Table 1.  Comparison of baseline variables between women allocated to receive misoprostol or placebo in the treatment of postpartum haemorrhage in addition to normal treatment. Values are shown as mean [SD] or n (%).
 Misoprostol (n= 79)Placebo (n= 81)
Age (years)24.6 [6.4]24.1 [5.4]
Primiparous23 (29.1)26 (32.1)
Parity ≥ 612 (15.2)12 (14.8)
Fundal height (weeks)24.7 [3.6]24.6 [2.9]
Twin delivery8 (10.1)5 (6.2)
Singleton stillbirth9 (11.4)13 (16.1)
Birthweight for singletons (g)2891 [739]2909 [692]
Blood loss prior to randomisation (mL)702 [191]757 [338]
Episiotomy/tear18 (22.8)16 (19.8)
Manual removal of placenta3 (3.8)3 (3.7)
Use of therapeutic uterotonics22 (27.9)28 (34.6)
Table 2.  Comparison of outcome variables between women allocated to receive misoprostol or placebo in the treatment of postpartum haemorrhage in addition to normal treatment. Values are shown as mean [SD] or n (%).
 Misoprostol (n= 79)Placebo (n= 81)Effect size* (95% CI)
  • *

    Relative risk except for average blood loss after taking study medication for which the difference between means employed instead.

Primary outcome
Average blood loss after taking study medication (mL)325 [264]410 [397]−85 (−191 to +20.5)
Secondary outcomes
Shivering23 (29.1)8 (9.9)2.95 (1.40 to 6.19)
Nausea3 (3.8)5 (6.2)0.62 (0.15 to 2.49)
Headache7 (8.9)11 (13.6)0.65 (0.27 to 1.60)
Temperature ≥ 37.5°C16 (20.3)8 (9.9)2.05 (0.93 to 4.52)
Blood loss ≥ 500 mL13 (16.5)23 (28.4)0.58 (0.32 to 1.06)
Blood loss ≥ 1000 mL2 (2.5)5 (6.2)0.41 (0.09 to 1.77)
Postpartum Hb < 6 g dL−1 or blood transfusion12 (15.2)12 (14.8)1.02 (0.49 to 2.15)
Hysterectomy02 (2.5)
Use of additional uterotonics35 (6.2)0.62 (0.17 to 2.25)


The purpose of this trial was to explore any additional effect to conventional methods, and to establish the safety of 200 μg oral and 400 μg sublingual misoprostol in addition to routine uterotonics in the treatment of postpartum haemorrhage. Side effects were mild to moderate and comparable with findings from previous randomised controlled trials of misoprostol to prevent postpartum haemorrhage.8 The results of this study showed that the average additional blood loss, additional blood loss ≥500 mL and ≥1000 mL after enrolment, and use of additional uterotonics were lower in the misoprostol group but did not reach statistical significance.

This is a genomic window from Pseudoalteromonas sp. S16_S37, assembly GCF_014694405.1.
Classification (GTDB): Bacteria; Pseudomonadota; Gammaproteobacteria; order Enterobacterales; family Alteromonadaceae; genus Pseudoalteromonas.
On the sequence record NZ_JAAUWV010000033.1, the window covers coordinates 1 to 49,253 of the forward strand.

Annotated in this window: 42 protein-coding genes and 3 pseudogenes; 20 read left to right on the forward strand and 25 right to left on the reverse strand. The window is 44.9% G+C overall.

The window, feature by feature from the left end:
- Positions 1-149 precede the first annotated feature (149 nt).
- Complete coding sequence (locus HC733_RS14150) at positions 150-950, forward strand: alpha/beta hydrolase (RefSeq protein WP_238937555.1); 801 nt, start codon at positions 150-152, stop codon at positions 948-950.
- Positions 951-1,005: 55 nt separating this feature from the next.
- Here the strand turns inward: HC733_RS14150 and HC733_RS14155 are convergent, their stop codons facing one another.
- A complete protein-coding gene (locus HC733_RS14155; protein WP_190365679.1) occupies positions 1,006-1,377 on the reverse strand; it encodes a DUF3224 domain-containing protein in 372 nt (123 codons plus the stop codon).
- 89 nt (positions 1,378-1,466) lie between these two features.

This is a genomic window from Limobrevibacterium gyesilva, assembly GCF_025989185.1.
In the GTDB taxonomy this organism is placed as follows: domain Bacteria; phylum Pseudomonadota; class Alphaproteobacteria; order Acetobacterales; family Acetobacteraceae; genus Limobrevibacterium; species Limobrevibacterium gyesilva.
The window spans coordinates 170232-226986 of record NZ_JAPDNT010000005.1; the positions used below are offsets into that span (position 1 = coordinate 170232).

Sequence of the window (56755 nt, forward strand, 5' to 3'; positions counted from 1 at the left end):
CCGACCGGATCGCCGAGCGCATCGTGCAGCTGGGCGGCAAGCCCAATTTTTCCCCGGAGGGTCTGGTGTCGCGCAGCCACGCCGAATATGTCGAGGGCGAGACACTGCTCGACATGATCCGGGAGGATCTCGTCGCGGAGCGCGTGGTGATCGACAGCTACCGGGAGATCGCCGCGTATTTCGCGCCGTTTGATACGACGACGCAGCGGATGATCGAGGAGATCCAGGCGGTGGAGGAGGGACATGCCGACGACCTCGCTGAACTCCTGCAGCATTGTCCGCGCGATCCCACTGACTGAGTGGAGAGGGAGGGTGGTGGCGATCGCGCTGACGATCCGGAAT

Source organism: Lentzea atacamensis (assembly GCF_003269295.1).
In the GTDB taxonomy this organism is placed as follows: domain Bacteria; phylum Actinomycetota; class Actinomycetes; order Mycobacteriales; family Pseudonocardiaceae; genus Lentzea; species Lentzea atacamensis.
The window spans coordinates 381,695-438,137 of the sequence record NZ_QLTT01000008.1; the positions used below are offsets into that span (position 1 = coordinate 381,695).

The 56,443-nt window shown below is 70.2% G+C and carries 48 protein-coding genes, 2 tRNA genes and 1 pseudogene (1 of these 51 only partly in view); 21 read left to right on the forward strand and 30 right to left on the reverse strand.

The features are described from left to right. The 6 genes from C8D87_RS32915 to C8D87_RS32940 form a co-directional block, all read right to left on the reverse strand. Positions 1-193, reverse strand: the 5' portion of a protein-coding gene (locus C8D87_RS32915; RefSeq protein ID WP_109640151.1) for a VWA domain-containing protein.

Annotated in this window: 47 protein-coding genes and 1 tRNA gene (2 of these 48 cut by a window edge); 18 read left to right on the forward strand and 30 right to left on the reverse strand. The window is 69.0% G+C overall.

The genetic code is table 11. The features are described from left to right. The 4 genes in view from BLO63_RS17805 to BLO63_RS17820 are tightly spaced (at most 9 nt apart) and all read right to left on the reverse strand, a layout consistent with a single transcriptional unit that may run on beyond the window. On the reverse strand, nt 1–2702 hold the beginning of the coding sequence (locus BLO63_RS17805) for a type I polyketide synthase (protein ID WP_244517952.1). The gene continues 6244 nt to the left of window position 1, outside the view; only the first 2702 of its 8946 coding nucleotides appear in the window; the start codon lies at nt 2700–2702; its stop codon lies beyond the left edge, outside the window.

In the large WHO collaborative trial of misoprostol in the management of the third stage of labour,4 blood loss ≥1000 mL and use of additional uterotonics (the primary outcomes in this trial) were more frequent with misoprostol than with oxytocin 10 units, indicating that oxytocin should remain the drug of choice for routine prophylaxis in those settings where it is possible to administer this drug. Given the advantages of misoprostol (stability at high temperature, oral administration, long shelf-life and low cost) and the fact that postpartum haemorrhage remains an important cause of maternal mortality especially in the developing world, it is important to assess the use of misoprostol in the treatment of postpartum haemorrhage.

In the WHO collaborative misoprostol prevention trial, blood transfusion was used less frequently in the misoprostol group. However, this was not a primary outcome for this study, and hence, it may have been a chance occurrence. There could be a synergistic pharmacological effect between misoprostol and conventional uterotonics. Many women in the misoprostol group thus received misoprostol as well as conventional uterotonics, whereas those in the oxytocin group received only conventional oxytocics. A pharmacokinetic study linked to the WHO trial reported that a longer time to peak level with misoprostol (20–30 minutes) compared with syntocinon (3 minutes) may account for more early blood loss with misoprostol. Physiological studies have also shown a more rapid onset of uterine contractions following syntometrine compared with misoprostol after delivery. This does not exclude the possibility that misoprostol may have an effect on more persistent bleeding.

In this study, the use of blood transfusion was more frequent and postpartum haemoglobin was lower in the misoprostol group compared with the placebo group. The seemingly positive results in the misoprostol group regarding additional blood loss and use of uterotonics should be interpreted cautiously as this is a small study with limited power to only detect large differences. Postpartum haemorrhage accounts for more maternal deaths in places where access to hospital delivery is limited and in situations where other interventions to treat bleeding are not available. To conduct a large-scale randomised trial of misoprostol for treatment of postpartum haemorrhage in a setting in which conventional uterotonics are not available poses logistical and ethical problems. If misoprostol is found to be effective over and above the effects of conventional treatment, it is a biologically reasonable assumption that it will be at least as effective or more so when conventional uterotonics are not available.


The authors would like to thank Sisawo Konteh, and staff at the maternity ward at Farafenni AFPRC hospital for their support and Dr Metin Gülmezoglu for his helpful discussions. The authors would particularly like to thank the women participating in this study.

Accepted 21 March 2004